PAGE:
Further the idea of the funeral procedures of dead soldiers being contrasting to that of a traditional one is present throughout the poem. The title itself holds evidence for this. In a traditional ceremony an ‘anthem’ is played in remembrance for the dead soldiers, whereas for soldiers it is ‘all doomed’ and there is a dark future ahead. In a traditional ceremony, church ‘bells’ announce the death, however, in the case of soldiers it is ‘gunfire’. In the octet, the weapons of destruction such as ‘guns’, ‘rifles’, ‘shells’ and contrasts it with religious imagery such as ‘orisons’, ‘bells’ and ‘prayers’.

On one hand where there are prayers for the deceased, on the other hand, there is just ‘rifle fire’ where more and more youngsters lose their lives. This brings out the aspect of how menial the lives of the soldiers are. In religious funerals, there are choirs singing sweet songs, while soldiers on the battlefield have to settle for ‘demented choirs of wailing shells (explosives)’. Moreover, the soldiers don’t even have a ‘pall’ to cover their dead body with; they have just the ‘pallor’ that is the pale face of their loved ones.

Flowers usually given at funerals as a token of love and sorrow are not present at the deathbed of soldiers, they just sorrowful thoughts of their family for that. Antithesis is used to create a stark contrast between what the soldier’s lives could have turned out if they hadn’t died in war conditions. The sestet focuses on the aftermath of the death of the soldiers and the quiet mourning of the loved ones. The poet once again begins the stanza with a rhetorical question – ‘what candles may be held to speed them all’. ‘Candles’ are usually placed in church as a mark of remembrance for the dead.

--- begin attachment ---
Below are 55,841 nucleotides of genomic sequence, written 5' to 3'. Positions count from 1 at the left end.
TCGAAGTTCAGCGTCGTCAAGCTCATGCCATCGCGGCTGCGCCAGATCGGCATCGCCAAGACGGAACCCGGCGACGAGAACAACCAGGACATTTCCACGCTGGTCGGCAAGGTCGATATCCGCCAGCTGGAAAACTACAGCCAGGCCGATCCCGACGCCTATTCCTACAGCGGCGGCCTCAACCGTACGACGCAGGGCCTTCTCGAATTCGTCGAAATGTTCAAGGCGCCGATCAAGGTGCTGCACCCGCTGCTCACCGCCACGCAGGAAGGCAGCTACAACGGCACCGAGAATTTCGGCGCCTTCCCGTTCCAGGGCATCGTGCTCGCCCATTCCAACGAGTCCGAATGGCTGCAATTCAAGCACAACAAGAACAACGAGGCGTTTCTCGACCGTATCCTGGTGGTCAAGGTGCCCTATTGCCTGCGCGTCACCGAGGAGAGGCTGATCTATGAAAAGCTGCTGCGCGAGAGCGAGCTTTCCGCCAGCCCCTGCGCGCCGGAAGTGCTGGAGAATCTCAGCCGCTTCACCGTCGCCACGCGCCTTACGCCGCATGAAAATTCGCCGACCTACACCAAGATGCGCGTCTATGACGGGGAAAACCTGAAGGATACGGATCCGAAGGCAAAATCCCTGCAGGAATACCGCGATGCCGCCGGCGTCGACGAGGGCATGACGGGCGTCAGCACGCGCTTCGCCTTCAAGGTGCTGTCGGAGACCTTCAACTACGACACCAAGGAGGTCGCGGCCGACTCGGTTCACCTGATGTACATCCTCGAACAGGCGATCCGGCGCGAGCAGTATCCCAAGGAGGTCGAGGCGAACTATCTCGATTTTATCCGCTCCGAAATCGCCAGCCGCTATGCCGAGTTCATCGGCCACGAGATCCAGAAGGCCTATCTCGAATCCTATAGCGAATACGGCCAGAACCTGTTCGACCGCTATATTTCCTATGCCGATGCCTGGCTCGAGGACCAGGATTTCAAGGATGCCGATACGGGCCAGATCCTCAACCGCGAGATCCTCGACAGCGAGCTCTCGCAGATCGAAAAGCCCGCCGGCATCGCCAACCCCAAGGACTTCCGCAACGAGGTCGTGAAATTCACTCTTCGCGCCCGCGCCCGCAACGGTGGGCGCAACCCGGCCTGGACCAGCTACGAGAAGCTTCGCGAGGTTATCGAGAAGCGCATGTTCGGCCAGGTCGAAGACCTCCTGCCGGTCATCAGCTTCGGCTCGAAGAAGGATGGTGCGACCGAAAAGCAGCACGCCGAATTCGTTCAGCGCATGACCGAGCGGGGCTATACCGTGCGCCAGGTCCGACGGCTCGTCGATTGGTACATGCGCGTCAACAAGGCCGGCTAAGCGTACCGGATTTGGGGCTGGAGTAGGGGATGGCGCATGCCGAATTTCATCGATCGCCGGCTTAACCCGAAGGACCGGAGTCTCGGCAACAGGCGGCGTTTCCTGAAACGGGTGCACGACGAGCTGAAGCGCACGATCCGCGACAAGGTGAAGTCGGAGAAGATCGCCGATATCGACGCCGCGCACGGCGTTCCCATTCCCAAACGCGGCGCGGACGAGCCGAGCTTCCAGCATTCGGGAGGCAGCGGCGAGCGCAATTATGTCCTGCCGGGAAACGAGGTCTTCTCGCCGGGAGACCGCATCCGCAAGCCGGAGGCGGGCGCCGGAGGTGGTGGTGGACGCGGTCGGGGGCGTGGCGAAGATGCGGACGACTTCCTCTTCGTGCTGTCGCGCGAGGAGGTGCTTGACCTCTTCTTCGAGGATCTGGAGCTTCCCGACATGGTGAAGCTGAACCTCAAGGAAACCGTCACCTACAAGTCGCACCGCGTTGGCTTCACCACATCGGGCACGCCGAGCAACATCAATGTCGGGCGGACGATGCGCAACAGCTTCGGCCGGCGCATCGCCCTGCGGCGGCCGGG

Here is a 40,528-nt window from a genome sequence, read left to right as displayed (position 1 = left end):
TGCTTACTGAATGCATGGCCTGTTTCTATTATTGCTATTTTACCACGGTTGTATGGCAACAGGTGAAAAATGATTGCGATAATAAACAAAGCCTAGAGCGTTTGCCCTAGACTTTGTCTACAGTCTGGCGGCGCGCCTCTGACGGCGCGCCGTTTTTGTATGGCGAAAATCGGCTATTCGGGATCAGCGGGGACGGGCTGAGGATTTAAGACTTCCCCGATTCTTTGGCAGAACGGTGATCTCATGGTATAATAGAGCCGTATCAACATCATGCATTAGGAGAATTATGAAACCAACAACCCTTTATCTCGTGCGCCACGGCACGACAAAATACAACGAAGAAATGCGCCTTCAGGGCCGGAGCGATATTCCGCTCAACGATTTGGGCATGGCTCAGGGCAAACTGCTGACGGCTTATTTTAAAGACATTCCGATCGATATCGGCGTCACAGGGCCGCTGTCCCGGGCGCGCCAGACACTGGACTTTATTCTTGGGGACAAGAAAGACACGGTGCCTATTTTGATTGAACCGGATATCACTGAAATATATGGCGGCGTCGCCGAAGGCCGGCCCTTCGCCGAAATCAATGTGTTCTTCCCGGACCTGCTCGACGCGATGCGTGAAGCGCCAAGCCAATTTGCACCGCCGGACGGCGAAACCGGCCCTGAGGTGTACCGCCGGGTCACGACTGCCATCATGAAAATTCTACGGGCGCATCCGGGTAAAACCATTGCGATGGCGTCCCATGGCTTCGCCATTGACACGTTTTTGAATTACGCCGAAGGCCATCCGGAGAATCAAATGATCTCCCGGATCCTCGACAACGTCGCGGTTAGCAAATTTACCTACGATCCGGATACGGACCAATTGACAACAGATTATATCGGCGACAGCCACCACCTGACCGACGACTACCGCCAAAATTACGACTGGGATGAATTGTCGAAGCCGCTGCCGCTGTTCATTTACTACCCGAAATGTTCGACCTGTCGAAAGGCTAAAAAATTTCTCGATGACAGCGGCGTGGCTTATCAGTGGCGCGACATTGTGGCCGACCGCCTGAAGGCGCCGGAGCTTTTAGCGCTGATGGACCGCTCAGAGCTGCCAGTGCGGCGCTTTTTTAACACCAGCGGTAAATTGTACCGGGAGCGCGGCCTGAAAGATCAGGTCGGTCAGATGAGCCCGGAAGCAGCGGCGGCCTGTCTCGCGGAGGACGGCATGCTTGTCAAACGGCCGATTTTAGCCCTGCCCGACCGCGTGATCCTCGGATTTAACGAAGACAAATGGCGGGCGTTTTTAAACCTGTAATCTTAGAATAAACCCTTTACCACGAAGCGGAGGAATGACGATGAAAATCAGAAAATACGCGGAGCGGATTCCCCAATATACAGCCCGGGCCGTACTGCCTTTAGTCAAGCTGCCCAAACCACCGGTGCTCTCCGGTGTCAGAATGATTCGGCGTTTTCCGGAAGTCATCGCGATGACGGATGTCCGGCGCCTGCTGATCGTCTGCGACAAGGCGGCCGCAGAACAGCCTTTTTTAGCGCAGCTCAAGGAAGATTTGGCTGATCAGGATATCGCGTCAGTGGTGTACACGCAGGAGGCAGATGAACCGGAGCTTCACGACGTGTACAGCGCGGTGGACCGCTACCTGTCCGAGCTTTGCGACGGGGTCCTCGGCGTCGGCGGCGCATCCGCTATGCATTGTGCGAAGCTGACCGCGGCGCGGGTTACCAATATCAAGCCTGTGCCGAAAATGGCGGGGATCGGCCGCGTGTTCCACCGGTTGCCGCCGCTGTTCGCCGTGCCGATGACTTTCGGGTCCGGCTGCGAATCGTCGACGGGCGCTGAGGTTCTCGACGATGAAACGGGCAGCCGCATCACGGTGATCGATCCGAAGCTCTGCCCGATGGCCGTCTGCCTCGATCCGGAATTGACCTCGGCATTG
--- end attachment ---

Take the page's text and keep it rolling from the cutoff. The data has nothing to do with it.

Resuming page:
Here it could imply that there is still hope for change. Instead of having candles to guide them in their afterlife, all the soldiers would have is ‘holy glimmers’, exchange of looks in the soldier’s eyes. One more thing the soldiers’ death ceremony will lack is that of a ‘pall’ to cover their bodies. The ‘pall’ is metaphorically compared to the paleness on the girl’s faces that will be evident in their sulking ‘brows’.

The last line of the sestet is very powerful. As dusk marks the end of light, ‘each slow dusk’ will mark the death of the martyrs and the end of their struggle. he night marks respect to the soldiers, whereas ‘drawing down of blinds’ usually takes place in the room with the coffin as a symbol of respect. The long vowel sounds in the last line shows how the memory of the soldiers will remain etched in the memory of the poet for the courageous tasks they have undertaken. Thus it throws light upon how first the soldiers sacrifice their lives for the country, and even after that they don’t get a proper funeral as a token for respect in fact they get to witness more and more of their colleagues dying instead..

Thus the poet targets the uselessness of war in being unfruitful and creates vivid images with the use of auditory and visual images. It very successfully depicts how the youth, the generation of the future has a very dark life ahead if war continues to brutally end their lives. The poem leaves the reader with a sense of shock by exposing the horrific battlefield images and fills us with sympathy for the many who lost their lives.

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‘Anthem for doomed youth’ by Wilfred Owen. (2017, Oct 23). Retrieved from https://paperap.com/paper-on-anthem-for-doomed-youth-by-wilfred-owen/

‘Anthem for doomed youth’ by Wilfred Owen